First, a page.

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Re: Reminder: Deadline for input on sub-ip discussion

2002-12-09 20:28:26
--On Monday, 09 December, 2002 22:21 +0100 Harald Tveit
Alvestrand <harald(_at_)alvestrand(_dot_)no> wrote:


On Wed Dec 4th, we asked for input to help us decide on the
future of the SUB-IP Area. See our posting a


I have not been following the work, or WGs, in this area to any
significant degree since last March and was not planning to
comment on this.  But you asked twice...  

My impression is that Bert and Scott have been doing a fine job
in a confused situation and that we all owe them a vote of
thanks for taking on the extra work.  At the same time, I am, as
you know, very concerned about both IESG workload and about our
putting resources into areas and tasks where IETF cannot do an
effective job.  To borrow from another discussion, I would
define "effective" as combining "high quality" with "taking no
longer than absolutely needed to get the work done".

Because I haven't studied the WGs, this is more a comment about
process and management style than about specific WGs and what
should be done about them.  But you asked, so...

From the comments that have been made, especially including some
of the observations in Scott's note, I see no _IETF_
justification for making the area permanent.  Yes, I understand
that some of the people associated with Sub-IP work would prefer
to have their own area/club, but my belief is, that for any work
that isn't _clearly_ in the mainstream of IETF task areas and
responsibities, the justification for IETF's taking that work on
lies in the value-added from interactions with other groups and

In that context, it seems to me that most of the "this should be
in because it involves the interactions between IP and foo" or
"this should be out because it is mostly foo" discussions miss
the critical point.  We either have something unique to add, as
a community, or we don't.  If we don't, then we should leave it
to others: a self-contained group of people who are going to
work a particular, below-neck-of-hourglass problem in relative
isolation  from the rest of the IETF can as well do it
elsewhere.  Their doing so reduced demands on meeting time and
load on the IESG, regardless of how areas are organized in a
given week.  We may be more hospitable to them than some other
group for one reason or another, but that isn't, of necessity,
our job or our problem.  If we do add value, then the value-add
is precisely in the interactions of these groups with other WGs
_outside_ the sub-IP tasks and work area.  

Once we dispose of "make it permanent", then we have more
flexibility about answers.   What should we do?  Well, for
starters and to be very blunt, I'm concerned about the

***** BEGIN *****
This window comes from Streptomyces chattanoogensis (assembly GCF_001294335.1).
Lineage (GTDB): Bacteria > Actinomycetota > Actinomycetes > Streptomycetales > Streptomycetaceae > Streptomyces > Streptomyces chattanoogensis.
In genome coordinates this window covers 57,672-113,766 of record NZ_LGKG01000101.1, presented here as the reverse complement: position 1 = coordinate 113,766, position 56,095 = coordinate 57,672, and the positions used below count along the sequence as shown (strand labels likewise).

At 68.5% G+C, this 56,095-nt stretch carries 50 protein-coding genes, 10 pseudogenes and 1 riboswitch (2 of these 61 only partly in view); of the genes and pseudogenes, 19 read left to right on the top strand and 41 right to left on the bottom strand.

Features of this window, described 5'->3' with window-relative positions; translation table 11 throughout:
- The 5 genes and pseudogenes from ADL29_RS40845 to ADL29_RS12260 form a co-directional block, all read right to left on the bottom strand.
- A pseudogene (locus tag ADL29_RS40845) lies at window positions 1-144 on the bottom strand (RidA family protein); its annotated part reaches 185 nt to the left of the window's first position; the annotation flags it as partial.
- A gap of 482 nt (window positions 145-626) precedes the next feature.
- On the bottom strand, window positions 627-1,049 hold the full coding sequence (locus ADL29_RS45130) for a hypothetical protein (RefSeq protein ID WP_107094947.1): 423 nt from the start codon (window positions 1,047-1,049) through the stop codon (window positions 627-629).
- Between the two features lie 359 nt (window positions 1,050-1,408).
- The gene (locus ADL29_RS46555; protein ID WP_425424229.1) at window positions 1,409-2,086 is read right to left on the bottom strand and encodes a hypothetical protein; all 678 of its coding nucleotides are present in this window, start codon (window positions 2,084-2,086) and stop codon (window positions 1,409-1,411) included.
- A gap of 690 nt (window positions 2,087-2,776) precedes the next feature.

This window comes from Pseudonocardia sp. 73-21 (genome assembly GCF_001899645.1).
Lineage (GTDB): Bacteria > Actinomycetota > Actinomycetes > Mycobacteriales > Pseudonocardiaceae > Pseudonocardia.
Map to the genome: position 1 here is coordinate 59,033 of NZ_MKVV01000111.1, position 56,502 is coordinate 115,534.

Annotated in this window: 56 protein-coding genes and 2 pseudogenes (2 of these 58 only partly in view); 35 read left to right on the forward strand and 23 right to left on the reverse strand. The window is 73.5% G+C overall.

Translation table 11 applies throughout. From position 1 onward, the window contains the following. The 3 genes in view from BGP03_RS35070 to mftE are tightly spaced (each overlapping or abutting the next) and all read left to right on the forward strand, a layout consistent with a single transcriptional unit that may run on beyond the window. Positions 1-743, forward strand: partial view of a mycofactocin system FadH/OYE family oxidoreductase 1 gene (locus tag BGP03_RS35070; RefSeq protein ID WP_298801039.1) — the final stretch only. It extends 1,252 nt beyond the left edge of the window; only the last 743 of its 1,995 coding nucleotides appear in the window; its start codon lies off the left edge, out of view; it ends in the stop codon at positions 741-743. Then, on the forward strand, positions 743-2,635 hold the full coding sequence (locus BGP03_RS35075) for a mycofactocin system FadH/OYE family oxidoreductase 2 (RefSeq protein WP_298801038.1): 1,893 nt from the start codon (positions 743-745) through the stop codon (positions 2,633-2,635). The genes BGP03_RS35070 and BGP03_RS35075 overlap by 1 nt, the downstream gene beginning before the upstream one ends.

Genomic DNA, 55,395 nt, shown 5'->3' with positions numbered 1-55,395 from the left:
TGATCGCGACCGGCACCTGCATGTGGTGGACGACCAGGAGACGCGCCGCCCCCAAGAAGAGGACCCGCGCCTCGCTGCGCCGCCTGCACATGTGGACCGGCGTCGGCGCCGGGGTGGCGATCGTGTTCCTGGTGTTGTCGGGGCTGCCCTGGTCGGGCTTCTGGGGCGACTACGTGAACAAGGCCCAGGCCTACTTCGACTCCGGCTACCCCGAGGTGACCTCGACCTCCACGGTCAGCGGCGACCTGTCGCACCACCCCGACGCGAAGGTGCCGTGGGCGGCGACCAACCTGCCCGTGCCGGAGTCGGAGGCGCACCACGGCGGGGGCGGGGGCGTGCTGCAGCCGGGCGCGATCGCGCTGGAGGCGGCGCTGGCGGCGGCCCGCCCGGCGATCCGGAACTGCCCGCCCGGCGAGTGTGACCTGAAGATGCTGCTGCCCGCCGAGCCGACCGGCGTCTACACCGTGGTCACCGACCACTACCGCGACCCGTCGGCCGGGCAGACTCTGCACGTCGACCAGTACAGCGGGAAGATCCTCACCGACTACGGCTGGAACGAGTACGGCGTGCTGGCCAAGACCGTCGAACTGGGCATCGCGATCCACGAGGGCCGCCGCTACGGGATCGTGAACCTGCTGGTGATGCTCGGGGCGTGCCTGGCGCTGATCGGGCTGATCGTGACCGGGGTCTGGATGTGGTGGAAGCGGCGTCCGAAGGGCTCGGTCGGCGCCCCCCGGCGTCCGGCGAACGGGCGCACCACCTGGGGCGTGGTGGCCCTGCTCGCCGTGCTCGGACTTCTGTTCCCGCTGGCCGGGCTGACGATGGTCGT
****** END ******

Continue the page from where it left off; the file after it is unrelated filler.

implicatons of an eight day review starting on 4 December.  The
IESG has known for two years that this point was coming.  An
area meeting was held in Atlanta, but there was no notice to the
general community  that this was going to be a major topic, no
strong mention of it at the plenary or pre-Atlanta mailings to
the whole IETF, etc.  I have to consider that a symptom of a
more general problem.   The version of "more general problem"
that is least damning to the IESG is "too busy with other things
to get that organized", but that answer calls for fewer WGs, and
perhaps fewer areas, not more.  But, for this specific topic,
that is water over the dam.

My answer is, I think, (4), where my (4) is fairly close in most
respects to the notes from Paul and Grenville.  Extend the
thing, in its present form, because the disruption of moving
things around that (at least one of) the relevant ADs claims are
near completion is just not worth the cost to make a point.  But
do it for a fixed, and short, time.  My recommendation is that
you extend it, in its present form, through the evening of 20
March 2003 and that you put a status report on the IESG plenary
agenda (the previous night?).  I recommend that no new WGs be
added to the area between now and then and that the IESG
evaluate moving ones that will need longer lives out well before
that date (and make those moves if the evaluation indicates that
to be appropriate).  

I would hope for a summary of which WGs have been shut down or
moved, which ones have submitted drafts and are awaiting
publication before shutting down, and which ones appear to need
to be around longer.   If the latter group is small, I believe
that they should then be moved and the area shut down.  If it is
large, I believe that all of the remaining WGs should be forced
through a serious review and rechartering process, without the
assumption that it is in the IETF's interest that they continue
(note that I'm assuming that all WGs that have an obvious role
in other areas will have been moved out before then and that
these are only the residuals which don't clearly belong
somewhere else).  If the nomcom and confirming bodies do their
jobs on time, I would presume and hope that you (and the current
IESG) would involve incoming IESG members in the review and
discussion -- they are the ones who will need to live with the

This implies that, while the temporary area is extended, the
IESG might not have to appoint new ADs at all.  And, if it does,
they would more likely be appointed to oversee the endgame of
final document review and publication rather than to manage
active WGs, which is normally a much less time-consuming

It is time to start reducing the workload and overload on the
IESG rather than figuring out more ways to [re]organize it.